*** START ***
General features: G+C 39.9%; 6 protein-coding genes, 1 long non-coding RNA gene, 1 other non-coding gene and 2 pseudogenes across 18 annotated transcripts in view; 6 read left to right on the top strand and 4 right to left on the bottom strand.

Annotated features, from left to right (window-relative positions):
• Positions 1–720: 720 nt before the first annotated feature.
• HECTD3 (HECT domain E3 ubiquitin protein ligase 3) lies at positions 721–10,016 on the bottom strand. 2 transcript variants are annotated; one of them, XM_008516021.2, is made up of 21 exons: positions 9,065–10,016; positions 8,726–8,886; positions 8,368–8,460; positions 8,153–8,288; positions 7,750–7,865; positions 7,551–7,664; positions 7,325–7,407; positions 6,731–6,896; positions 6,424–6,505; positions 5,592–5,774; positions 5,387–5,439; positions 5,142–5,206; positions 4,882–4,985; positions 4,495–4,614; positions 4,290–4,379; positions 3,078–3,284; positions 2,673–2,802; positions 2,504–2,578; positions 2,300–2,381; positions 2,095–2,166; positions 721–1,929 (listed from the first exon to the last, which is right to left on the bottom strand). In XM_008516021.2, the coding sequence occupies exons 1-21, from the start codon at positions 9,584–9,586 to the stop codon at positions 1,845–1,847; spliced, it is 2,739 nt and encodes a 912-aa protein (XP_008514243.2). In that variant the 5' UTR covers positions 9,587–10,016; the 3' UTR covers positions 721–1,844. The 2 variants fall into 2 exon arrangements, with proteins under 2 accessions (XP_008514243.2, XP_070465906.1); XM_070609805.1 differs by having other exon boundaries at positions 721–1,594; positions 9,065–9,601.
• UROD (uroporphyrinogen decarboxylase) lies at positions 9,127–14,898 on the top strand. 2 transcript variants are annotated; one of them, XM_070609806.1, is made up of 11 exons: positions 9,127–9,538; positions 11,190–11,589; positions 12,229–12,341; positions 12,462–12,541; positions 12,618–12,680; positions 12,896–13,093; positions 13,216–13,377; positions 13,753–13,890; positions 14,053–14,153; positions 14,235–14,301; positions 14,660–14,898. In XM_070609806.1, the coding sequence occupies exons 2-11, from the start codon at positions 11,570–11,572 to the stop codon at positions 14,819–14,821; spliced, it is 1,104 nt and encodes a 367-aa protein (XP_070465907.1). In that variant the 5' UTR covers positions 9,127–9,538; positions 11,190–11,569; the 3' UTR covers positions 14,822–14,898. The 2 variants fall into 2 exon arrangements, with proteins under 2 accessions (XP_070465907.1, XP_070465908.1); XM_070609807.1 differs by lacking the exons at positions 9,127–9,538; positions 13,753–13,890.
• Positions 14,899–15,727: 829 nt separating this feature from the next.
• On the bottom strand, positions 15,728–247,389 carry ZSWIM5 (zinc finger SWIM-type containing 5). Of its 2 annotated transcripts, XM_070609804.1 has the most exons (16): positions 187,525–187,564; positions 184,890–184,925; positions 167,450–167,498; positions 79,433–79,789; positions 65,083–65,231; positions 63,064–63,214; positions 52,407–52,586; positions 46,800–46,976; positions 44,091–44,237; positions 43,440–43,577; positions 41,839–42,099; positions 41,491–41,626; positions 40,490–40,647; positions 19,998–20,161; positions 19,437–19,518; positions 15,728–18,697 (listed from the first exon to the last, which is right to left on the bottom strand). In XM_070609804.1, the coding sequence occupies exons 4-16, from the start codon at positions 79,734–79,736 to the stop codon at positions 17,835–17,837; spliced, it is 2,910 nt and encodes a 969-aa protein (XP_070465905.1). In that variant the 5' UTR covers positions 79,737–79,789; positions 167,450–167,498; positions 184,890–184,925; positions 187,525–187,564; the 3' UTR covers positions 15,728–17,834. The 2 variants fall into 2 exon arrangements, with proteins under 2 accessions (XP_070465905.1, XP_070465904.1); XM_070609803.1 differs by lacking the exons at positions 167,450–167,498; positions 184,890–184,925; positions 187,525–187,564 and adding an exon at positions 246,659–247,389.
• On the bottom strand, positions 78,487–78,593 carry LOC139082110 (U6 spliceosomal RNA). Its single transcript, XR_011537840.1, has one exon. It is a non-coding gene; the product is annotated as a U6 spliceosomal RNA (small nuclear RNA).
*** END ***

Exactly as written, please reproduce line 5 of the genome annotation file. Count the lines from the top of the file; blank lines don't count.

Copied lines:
• UROD (uroporphyrinogen decarboxylase) lies at positions 9,127–14,898 on the top strand. 2 transcript variants are annotated; one of them, XM_070609806.1, is made up of 11 exons: positions 9,127–9,538; positions 11,190–11,589; positions 12,229–12,341; positions 12,462–12,541; positions 12,618–12,680; positions 12,896–13,093; positions 13,216–13,377; positions 13,753–13,890; positions 14,053–14,153; positions 14,235–14,301; positions 14,660–14,898. In XM_070609806.1, the coding sequence occupies exons 2-11, from the start codon at positions 11,570–11,572 to the stop codon at positions 14,819–14,821; spliced, it is 1,104 nt and encodes a 367-aa protein (XP_070465907.1). In that variant the 5' UTR covers positions 9,127–9,538; positions 11,190–11,569; the 3' UTR covers positions 14,822–14,898. The 2 variants fall into 2 exon arrangements, with proteins under 2 accessions (XP_070465907.1, XP_070465908.1); XM_070609807.1 differs by lacking the exons at positions 9,127–9,538; positions 13,753–13,890.